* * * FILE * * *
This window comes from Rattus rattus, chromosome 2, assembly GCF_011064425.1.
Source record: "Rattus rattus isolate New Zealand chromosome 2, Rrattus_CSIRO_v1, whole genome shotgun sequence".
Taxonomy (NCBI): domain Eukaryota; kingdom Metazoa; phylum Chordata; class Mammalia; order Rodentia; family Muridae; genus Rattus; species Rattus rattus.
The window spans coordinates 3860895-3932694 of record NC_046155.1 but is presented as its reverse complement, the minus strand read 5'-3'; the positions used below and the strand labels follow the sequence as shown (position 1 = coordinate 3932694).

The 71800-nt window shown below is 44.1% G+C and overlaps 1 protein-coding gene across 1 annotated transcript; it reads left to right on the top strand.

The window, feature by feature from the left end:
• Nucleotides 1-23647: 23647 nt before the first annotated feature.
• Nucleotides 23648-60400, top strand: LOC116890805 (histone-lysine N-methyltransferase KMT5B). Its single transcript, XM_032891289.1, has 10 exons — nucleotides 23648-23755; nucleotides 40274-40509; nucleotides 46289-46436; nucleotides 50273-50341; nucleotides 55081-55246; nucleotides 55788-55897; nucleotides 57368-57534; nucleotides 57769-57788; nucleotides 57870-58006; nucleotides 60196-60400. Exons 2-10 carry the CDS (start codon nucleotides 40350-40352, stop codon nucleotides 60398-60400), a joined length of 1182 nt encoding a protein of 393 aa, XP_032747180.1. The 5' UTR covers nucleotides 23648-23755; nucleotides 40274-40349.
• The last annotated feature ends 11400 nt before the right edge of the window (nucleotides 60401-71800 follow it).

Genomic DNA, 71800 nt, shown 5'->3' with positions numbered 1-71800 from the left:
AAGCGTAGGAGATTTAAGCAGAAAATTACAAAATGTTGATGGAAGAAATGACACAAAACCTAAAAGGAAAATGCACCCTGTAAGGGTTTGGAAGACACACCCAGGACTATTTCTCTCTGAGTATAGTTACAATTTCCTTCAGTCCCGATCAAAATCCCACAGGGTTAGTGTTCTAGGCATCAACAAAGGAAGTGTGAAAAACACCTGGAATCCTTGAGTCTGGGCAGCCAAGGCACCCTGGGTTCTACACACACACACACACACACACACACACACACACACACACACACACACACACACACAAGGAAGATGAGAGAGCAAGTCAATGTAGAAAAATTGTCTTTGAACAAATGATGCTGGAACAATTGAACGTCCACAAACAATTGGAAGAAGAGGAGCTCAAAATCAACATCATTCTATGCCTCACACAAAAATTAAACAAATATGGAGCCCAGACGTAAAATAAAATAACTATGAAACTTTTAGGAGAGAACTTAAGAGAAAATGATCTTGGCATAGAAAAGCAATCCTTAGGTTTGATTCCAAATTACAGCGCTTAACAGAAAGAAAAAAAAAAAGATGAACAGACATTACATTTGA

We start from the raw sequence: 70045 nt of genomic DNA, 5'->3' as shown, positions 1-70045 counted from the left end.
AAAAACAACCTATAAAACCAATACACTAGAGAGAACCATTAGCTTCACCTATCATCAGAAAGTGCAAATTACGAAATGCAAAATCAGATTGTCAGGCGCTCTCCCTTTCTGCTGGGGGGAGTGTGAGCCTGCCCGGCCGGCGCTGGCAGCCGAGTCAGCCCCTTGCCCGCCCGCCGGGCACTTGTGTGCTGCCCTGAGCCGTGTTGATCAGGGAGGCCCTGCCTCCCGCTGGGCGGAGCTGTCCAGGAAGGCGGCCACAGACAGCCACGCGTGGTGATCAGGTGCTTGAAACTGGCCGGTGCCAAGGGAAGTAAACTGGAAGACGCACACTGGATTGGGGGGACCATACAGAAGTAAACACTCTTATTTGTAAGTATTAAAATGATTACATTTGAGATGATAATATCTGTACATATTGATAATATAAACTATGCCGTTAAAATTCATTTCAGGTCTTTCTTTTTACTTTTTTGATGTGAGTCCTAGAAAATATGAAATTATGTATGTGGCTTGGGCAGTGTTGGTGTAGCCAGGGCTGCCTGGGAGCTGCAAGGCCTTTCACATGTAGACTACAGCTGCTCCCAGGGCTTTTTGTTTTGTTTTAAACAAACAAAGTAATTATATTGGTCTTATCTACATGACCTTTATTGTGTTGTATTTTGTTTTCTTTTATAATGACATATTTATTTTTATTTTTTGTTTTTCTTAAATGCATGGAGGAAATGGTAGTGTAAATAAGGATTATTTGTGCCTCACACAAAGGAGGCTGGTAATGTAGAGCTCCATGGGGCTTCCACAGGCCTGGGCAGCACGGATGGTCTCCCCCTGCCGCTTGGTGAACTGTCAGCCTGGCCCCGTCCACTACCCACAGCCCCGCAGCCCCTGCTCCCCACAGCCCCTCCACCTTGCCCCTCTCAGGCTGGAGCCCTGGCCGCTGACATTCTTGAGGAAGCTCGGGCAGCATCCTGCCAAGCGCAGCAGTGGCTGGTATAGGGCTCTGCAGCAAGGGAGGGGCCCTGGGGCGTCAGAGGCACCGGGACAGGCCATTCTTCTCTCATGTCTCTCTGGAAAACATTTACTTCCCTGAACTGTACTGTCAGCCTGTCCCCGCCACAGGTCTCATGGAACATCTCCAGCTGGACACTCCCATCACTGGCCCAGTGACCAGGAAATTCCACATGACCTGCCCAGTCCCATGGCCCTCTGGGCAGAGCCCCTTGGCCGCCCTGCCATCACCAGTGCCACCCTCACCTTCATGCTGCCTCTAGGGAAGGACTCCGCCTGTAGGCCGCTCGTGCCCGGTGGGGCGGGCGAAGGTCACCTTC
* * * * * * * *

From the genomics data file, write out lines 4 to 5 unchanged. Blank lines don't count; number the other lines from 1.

The window spans coordinates 3860895-3932694 of record NC_046155.1 but is presented as its reverse complement, the minus strand read 5'-3'; the positions used below and the strand labels follow the sequence as shown (position 1 = coordinate 3932694).

The 71800-nt window shown below is 44.1% G+C and overlaps 1 protein-coding gene across 1 annotated transcript; it reads left to right on the top strand.